Ruth Bishop's Diary Of Her Walk 15th - 24th April 2007
Posted 25 June 2007 - 05:27 PM
I don't know why (maybe he knew Moses and wanted to tease him with the picture of the old woman he had to look after). Anyway all of a sudden Moses puts his arm around my shoulders for the photo. I thought he has finally accepted me as they don't normally take advantage and put their arms around you. Even when they have to push or pull you up a hill they are very respectful, so I was very glad of the arm around my shoulder. It was a sweet gesture on his part I thought. He tells me more about his family and says he has 3 sisters and 2 brothers. His two brothers Thomas and Joseph are porters as well and he said we would meet one coming the other way today maybe. His sister's names are Keti, Mary and Theresa. His father died in 2000, so I suppose the family had to get together and look after each other, as there is no welfare office in the jungle.
Photograph: me and my fellow trekkers at Brigade Hill:
Posted 25 June 2007 - 05:32 PM
When we first arrived I walked past him sitting there on a log and actually gave him a lolly from my pocket. A little while later he must have gone inside his hut to change into his best coat for the occasion because he was having his photograph taken with us for the princely sum of 10 kina a person. He must have been well into his eighties and was very wizened up but still could tell stories and horrors of the war that took place over 60 years before. He was still very much alert and very happy with life. Who wouldn't be, as he must have just collected about 130 kina from us? He could live pretty well for many weeks on that.
Barry, Ken, Barbie and Dan have gone for a walk around the village to no doubt give out some medications, or to see to the needs of anyone hurt. They came back with a horror story of a woman who has been bleeding in her urine for about two months now and is obviously in much pain. Dan was quite beside himself with worry for this woman as the husband had run after them to tell of her plight. Dan figured this man must have offended the rest of the village in some way as they usually help each other where possible and no one had helped on this occasion. All Dan could do was offer some anti-biotic tablets and collect some food for her, so she could get out to the highway, which we were informed was about a half a days walk away.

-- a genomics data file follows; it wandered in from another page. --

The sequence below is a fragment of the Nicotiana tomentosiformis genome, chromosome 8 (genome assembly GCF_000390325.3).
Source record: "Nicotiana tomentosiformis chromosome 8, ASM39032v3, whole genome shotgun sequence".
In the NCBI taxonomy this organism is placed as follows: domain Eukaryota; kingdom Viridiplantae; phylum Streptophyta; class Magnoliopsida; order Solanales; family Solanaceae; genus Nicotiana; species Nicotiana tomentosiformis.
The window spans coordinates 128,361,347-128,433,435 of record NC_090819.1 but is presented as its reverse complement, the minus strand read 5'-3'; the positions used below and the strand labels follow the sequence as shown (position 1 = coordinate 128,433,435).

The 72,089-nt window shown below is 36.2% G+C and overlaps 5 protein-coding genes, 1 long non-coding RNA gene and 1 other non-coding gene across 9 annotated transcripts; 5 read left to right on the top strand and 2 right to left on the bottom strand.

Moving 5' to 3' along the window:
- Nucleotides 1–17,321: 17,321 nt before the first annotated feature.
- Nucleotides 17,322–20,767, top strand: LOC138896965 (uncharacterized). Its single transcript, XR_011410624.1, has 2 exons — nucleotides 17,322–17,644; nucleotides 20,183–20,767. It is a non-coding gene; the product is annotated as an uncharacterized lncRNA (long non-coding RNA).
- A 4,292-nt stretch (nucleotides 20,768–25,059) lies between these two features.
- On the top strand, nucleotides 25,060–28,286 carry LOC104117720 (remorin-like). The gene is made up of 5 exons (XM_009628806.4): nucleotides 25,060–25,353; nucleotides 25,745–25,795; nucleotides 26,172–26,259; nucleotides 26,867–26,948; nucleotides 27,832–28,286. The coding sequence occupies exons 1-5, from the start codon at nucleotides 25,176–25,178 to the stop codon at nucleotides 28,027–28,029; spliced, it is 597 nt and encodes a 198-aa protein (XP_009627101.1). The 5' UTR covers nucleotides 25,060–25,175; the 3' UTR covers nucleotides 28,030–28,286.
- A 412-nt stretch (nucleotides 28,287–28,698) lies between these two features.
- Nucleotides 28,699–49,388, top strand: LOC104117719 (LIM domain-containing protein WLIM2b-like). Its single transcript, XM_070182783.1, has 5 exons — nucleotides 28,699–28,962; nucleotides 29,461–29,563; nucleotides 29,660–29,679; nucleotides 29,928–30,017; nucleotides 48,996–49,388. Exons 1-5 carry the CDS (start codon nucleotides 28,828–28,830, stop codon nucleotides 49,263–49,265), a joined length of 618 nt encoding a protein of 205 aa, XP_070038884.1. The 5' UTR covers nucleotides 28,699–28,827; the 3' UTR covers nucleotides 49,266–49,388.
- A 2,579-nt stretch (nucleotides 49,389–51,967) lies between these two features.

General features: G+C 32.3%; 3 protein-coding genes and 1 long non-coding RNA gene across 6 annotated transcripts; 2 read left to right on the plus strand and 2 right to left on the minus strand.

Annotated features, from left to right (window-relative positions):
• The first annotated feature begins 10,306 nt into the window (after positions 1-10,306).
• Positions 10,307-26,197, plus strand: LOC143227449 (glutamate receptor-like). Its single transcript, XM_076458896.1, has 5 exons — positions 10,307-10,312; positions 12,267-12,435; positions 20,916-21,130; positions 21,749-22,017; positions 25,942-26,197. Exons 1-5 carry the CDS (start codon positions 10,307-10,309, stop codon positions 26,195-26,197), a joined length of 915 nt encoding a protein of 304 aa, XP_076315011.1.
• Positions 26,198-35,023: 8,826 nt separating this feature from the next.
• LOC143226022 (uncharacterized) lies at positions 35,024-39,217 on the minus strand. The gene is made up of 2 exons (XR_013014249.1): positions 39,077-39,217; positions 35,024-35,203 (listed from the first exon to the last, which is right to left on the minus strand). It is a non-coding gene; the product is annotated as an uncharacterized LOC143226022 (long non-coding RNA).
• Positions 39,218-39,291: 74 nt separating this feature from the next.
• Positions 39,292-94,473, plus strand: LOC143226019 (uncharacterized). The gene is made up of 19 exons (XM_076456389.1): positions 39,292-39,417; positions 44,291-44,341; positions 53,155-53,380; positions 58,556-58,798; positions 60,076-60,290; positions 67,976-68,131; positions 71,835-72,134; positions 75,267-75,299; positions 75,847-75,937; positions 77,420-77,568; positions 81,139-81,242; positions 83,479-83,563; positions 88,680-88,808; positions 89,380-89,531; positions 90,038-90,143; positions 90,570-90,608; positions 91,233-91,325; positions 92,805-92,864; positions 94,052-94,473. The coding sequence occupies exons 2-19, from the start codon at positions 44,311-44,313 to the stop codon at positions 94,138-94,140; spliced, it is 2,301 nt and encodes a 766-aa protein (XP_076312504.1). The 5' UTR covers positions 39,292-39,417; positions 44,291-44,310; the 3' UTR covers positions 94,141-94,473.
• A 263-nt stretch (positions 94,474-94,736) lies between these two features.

Then maybe she could get a lift to a major town for hospital treatment. Having tended this woman Dan did not hold out much hope and it bothered him that there is just not any health facilities in the villages along the track. He knows it is the way of life here, but it doesn't make you feel any happier that these people can die for lack of treatment. It just wouldn't happen in our country. It really brings home to you that these villages are really in the third world as far as basic essentials go.
We are in for another treat tonight as the village has offered to put on a concert for us (for a price of course). The villagers are mostly Seventh Day Adventist along the track, so that accounts for the lack of meat they consume. Because they do not eat meat products the children have all got a bulging tummy, which is a result of not enough protein in their diet. They are still happy though and live with the knowledge that this is how it is with them because of their belief. I feel very sorry for some I see, as they just do not have any hope in life, but their faith in religion holds them strong. It really is amazing to watch these people. We do not mind in the least to part with some money to have a concert in our honour. This is the only way they have of surviving every day.
They will sell you cans of soft drink and fruit and share anything else they have, so we are only too happy give them a few kina along the way. It doesn't look like charity that way, but I would have given them much more if I had it. But on the other hand you can't be seen to give them too much as they will rely on it with future trekkers and it will introduce the begging attitude. We all gather around in the darkening night while the villagers arrange themselves in a group to present their concert. It is really just religious hymns they are singing from their church services, but they have such clear and sweet voices and such innocence about them we enjoy the songs with the children joining in. After their concert we decided to sing them a few songs of our own that we had been singing along the track.
The guides had butchered the song about Old MacDonald's farm and it brought laughter from the villagers and us as we sung it to them. They giggled at the words and noises of the animals from Old Macca Donnell had a farm. They all love to sing and have good voices, so we have a very enjoyable evening. After the sing a long Dan starts to tease the children with lollies and has them running in all directions trying to catch them as they grab them from the bench behind his back. He is very good with the kids and they all had a wonderful time, so all the worries of the trek and village life are forgotten for a few hours of fun. All too soon it was time for the mothers to drag the children kicking and screaming home to their beds and reality once again.